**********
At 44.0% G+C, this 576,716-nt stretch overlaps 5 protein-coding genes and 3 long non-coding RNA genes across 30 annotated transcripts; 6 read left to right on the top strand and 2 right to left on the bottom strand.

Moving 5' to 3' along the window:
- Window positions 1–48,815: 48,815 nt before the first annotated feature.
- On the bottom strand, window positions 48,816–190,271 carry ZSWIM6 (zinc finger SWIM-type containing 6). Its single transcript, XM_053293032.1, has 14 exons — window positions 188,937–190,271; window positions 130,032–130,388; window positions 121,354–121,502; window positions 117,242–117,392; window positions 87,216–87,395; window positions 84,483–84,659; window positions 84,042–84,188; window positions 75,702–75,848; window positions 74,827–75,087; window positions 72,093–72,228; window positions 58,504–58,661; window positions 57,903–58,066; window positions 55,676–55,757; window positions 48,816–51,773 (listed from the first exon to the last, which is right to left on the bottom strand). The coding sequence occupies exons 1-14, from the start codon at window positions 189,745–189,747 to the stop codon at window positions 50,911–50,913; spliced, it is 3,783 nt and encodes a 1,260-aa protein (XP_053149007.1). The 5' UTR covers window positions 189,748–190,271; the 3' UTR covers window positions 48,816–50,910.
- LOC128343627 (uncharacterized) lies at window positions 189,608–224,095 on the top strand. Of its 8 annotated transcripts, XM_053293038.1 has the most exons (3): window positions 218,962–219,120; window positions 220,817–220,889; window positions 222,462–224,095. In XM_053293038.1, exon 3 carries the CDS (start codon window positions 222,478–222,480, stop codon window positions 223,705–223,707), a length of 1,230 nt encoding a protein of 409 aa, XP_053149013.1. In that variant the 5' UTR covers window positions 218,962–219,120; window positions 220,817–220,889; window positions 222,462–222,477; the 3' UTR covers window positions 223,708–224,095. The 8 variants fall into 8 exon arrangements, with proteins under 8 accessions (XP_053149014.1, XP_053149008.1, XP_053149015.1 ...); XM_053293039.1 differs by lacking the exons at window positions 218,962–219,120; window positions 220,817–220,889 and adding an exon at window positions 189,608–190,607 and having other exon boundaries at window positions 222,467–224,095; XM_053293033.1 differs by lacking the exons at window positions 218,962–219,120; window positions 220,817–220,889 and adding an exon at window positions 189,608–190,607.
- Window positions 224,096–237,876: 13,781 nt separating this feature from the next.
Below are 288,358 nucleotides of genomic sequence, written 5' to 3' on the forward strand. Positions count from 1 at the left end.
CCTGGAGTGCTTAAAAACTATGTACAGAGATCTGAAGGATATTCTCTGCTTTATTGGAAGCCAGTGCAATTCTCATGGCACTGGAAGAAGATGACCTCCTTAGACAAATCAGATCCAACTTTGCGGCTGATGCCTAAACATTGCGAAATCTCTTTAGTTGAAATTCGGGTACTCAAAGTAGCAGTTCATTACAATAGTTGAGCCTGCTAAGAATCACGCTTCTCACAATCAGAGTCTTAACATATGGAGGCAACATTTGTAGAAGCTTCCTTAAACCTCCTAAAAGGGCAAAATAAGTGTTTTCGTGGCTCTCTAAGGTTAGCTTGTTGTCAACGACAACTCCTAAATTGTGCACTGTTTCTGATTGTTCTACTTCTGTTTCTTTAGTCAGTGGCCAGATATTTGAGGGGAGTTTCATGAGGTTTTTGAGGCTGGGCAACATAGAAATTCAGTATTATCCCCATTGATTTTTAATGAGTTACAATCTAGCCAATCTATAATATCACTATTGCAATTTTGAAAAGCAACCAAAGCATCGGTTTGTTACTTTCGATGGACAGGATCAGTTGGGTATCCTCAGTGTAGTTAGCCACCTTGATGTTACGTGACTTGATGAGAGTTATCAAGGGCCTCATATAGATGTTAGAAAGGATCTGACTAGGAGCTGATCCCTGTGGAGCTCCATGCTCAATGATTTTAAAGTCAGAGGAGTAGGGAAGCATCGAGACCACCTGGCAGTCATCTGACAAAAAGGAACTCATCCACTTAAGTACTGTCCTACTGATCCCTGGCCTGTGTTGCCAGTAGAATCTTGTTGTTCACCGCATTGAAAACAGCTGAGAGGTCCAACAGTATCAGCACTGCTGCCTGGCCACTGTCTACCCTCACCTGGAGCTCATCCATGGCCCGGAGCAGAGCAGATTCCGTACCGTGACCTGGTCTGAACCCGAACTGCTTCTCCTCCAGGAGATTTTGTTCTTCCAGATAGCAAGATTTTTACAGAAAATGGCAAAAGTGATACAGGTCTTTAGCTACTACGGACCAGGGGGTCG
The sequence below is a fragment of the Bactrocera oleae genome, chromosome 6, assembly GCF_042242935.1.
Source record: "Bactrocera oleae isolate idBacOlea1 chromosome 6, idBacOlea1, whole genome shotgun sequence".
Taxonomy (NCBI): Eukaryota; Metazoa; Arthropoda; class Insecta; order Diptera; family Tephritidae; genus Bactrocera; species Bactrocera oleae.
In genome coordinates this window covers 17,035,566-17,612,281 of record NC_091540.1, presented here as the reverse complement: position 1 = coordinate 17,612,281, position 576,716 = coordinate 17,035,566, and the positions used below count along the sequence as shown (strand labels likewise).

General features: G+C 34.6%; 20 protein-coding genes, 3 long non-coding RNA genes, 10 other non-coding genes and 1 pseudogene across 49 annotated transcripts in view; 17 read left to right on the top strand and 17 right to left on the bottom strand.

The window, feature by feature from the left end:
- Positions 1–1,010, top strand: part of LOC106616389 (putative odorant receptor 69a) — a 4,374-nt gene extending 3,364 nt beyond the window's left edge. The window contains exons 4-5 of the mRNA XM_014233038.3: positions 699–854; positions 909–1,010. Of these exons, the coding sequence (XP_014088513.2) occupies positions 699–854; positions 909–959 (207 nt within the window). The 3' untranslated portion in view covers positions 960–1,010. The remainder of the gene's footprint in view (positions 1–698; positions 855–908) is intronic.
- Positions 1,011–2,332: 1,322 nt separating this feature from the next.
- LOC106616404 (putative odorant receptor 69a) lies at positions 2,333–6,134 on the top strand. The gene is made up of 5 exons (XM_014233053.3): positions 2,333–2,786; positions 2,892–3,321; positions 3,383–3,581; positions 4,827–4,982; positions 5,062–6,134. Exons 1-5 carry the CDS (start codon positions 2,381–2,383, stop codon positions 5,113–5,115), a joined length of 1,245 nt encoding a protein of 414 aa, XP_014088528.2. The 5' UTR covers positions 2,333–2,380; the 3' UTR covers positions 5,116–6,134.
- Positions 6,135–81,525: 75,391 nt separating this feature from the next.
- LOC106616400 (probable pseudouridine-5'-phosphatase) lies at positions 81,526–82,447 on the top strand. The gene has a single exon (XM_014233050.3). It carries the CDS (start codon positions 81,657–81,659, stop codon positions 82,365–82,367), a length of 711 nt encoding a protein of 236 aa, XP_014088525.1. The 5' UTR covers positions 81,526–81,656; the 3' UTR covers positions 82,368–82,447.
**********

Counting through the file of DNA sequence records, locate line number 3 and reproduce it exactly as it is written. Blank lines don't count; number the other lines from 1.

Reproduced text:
- Window positions 1–48,815: 48,815 nt before the first annotated feature.